Yahoo: "Most Profitable" Web Mailer Microsoft's Hall says e-mail is giving the company's new search engine, Bing, a boost. According to comScore data, 51% of Hotmail users perform searches on Bing. Hall attributes this to new features, like a sidebar that appears in the place of an advertisement beside new messages that asks users if they want to quickly add to messages such information as movie showtimes, videos, and business listings discovered through Bing search results.
Yahoo says its e-mail service is more self-sufficient. "We have reason to believe we are the most profitable Web mail company," says Lamkin, though he wouldn't break out the unit's financials or offer specifics to back up this claim. Google and Microsoft both declined to comment on whether their e-mail businesses operated at a profit or loss.
Yahoo's e-mail face lift is designed in part to keep users from straying too far from the company's collection of sites. Rather than checking social networking or photo-sharing sites like Twitter and Flickr before their e-mail, users can pull in their friends' updates and photos in one swoop.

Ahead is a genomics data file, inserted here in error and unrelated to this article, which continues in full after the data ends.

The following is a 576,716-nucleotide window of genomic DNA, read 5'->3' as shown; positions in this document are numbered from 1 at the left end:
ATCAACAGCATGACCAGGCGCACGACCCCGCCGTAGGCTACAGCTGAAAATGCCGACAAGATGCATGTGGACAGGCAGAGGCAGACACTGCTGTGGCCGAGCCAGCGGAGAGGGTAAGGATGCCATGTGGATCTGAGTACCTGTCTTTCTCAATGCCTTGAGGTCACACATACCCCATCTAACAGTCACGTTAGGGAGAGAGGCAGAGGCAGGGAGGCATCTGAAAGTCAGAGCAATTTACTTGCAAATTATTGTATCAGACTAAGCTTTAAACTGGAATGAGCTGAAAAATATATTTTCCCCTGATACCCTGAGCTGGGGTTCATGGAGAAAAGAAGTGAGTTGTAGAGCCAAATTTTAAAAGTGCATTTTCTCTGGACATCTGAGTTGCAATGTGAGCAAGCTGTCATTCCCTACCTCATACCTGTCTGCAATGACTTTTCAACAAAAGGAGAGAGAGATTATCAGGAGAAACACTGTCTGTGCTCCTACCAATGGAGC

And instead of searching their in-boxes to dredge up photos or links, a new feature made possible by Yahoo's July acquisition of Xoopit lets users find all the images in their inbox inside a single folder called "MyPhotos."
Analyst Radicati says Yahoo needs to invest in e-mail in order to stay relevant to users' lives. "Having given up search, this becomes more important."